Can a Driving Simulator Be Used to Investigate Traffic Management Measures for Heavy Vehicles?



Can a Driving Simulator Be Used to Investigate Traffic Management Measures for Heavy Vehicles?

Authors

S Meland, T Engen, SINTEF, NO

Description

The paper presents main characteristics of and findings from the evaluation of traffic management measures prioritizing heavy goods vehicles in an urban traffic environment, using a driving simulator.

Abstract

GOFER is an ongoing research project co-funded by the Norwegian Research Council, aiming at contributing to the development of cooperative information systems for heavy goods vehicles in order to facilitate control and management of heavy freight vehicles in urban areas, much the same way as the air control manages airplanes approaching or leaving an airport. This concept would mean the introduction of a new regime of regulatory measures directed at the heavy goods vehicles. In order for such a system to be accepted by the transport operators and the drivers, it also has to include measures which give priority or other kinds of "compensation" to vehicles which comply to the new regulations. To carry out live tests of measures giving priority to heavy goods vehicles in an urban traffic environment can be difficult, and in the GOFER project it turned out to be not feasible.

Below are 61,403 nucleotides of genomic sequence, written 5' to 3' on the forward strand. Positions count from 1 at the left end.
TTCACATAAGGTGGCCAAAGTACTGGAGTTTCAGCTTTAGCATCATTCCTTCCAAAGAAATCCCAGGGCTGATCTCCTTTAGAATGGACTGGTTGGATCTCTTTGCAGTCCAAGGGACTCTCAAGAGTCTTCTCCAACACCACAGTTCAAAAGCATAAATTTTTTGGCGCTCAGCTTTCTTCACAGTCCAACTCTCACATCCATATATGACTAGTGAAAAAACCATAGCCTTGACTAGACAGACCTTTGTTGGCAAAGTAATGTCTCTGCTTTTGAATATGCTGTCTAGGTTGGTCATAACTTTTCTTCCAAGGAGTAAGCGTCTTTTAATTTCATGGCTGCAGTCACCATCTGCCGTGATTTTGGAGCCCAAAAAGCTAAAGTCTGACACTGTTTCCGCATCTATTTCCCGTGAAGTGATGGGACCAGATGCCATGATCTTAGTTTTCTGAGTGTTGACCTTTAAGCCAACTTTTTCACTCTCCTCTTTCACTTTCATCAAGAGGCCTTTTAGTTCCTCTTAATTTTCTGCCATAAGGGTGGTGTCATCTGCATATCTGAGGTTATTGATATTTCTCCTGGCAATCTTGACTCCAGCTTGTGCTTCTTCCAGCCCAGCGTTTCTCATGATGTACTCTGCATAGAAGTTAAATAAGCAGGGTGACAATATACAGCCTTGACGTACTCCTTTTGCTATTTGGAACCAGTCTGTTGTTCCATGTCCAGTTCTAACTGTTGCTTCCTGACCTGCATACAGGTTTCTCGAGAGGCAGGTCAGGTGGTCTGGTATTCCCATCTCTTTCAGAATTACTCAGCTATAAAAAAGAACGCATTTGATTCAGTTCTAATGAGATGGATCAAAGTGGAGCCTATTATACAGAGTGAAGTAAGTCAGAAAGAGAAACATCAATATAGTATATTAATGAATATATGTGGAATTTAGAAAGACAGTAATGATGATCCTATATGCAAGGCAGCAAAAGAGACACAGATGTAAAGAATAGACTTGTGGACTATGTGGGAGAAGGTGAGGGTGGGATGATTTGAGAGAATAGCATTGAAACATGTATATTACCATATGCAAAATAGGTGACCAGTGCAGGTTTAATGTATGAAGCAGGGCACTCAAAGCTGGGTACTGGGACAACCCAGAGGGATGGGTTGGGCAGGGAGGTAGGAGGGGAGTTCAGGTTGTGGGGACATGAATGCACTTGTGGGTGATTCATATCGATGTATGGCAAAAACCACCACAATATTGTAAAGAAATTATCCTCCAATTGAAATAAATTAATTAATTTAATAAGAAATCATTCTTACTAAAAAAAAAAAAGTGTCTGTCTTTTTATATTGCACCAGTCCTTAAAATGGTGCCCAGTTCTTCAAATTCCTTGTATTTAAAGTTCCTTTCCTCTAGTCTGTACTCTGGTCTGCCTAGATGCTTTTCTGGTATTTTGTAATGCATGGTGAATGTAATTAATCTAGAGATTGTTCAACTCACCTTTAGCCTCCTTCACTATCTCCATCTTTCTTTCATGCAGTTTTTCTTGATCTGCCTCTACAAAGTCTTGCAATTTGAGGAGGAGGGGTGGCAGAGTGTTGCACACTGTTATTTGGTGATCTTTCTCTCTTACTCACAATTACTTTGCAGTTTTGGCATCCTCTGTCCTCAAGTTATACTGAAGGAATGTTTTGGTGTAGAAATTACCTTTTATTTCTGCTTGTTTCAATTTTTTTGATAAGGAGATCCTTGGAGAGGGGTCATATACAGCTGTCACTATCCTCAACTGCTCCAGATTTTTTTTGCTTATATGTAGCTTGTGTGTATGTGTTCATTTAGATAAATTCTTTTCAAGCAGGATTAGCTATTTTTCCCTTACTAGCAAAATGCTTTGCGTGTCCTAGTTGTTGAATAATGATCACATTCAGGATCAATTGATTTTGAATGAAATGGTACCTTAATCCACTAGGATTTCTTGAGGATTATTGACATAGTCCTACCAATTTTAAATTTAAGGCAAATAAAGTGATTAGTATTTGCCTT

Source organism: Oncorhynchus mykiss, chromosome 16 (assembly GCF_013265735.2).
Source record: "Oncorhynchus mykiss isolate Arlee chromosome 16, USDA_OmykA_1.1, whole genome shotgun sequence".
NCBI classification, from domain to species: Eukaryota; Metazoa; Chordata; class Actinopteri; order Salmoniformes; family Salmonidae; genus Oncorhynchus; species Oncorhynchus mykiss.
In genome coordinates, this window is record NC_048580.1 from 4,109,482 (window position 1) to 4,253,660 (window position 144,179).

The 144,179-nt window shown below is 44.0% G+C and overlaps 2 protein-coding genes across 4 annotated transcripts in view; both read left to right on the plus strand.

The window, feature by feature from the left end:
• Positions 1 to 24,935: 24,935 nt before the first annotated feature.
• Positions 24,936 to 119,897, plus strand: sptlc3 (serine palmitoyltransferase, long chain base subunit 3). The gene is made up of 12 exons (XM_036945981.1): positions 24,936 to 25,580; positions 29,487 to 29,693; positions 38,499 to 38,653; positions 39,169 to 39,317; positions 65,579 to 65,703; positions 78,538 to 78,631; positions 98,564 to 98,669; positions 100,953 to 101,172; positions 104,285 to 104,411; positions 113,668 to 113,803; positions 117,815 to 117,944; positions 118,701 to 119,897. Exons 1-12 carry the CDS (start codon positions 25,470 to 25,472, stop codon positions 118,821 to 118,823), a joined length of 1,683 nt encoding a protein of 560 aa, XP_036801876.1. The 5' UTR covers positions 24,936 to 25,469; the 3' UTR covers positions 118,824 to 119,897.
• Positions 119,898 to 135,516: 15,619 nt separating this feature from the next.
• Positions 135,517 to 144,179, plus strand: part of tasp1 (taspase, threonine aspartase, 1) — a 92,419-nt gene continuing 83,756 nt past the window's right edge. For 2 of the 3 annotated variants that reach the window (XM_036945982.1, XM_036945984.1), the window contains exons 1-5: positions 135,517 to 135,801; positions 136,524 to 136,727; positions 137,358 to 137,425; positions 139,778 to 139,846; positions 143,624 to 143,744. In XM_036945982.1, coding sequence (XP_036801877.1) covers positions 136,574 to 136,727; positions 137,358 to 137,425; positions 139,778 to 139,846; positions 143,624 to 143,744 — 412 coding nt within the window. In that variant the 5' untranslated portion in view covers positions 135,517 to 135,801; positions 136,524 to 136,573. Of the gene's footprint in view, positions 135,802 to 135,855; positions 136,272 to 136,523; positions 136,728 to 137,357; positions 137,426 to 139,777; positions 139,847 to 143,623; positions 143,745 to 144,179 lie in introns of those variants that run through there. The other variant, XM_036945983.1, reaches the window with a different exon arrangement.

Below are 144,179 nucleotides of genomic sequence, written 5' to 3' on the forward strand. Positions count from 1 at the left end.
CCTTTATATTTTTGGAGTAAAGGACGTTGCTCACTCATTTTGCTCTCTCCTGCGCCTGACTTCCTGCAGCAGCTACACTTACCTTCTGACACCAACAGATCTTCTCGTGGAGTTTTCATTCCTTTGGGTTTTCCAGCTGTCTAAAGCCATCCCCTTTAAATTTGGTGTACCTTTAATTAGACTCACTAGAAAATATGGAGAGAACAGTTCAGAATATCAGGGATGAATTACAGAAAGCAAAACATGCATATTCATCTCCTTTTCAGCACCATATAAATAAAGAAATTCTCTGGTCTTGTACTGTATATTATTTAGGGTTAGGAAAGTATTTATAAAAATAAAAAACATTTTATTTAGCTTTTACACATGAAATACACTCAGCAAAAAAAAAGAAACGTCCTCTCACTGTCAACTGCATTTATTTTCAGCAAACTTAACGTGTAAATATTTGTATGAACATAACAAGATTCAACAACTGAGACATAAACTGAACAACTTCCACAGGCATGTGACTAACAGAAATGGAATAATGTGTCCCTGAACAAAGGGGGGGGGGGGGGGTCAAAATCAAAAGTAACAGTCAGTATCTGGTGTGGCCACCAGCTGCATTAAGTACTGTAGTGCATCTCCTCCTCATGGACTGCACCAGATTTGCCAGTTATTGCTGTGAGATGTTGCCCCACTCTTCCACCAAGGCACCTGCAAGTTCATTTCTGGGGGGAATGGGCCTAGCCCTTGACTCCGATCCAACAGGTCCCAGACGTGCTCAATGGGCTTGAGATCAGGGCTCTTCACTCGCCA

As a second best option to a live test of prioritizing measures, the project has included a study using a driving simulator to investigate effects of traffic management measures giving priority to heavy goods vehicles:
- giving heavy vehicles access to public transport lanes during between-peaks periods
- giving heavy vehicles a "green wave" in crossings during low-traffic periods
The simulator tests were carried out on coded parts of the main road network in Trondheim, Norway, with realistic traffic levels based on video recordings. The tests were carried out in January 2012, and involved seven experienced drivers, each completing four test rounds representing the between peaks and the low traffic periods, with and without prioritizing measures. In addition to logs of vehicle positions, speed and acceleration data from the simulator, the study included a four-part interview with the drivers, where the participants were asked to assess the realism and relevance of various aspects of the test scenarios, and how suited the simulator was to study the measures included in the test:
1. About the driver; background and driving experience
2. About the test of access to public transport lanes
3. About the test of "green wave"
4. An overall assessment of the test and comparison of the tested measures

The conference paper will include presentation of the test in the driving simulator, the scenarios tested, and main findings from the driver interviews, with special attention to how realistic and relevant the test scenarios and the methodology used were considered to be, in terms of representing the traffic management measures in question.

Publisher

Association for European Transport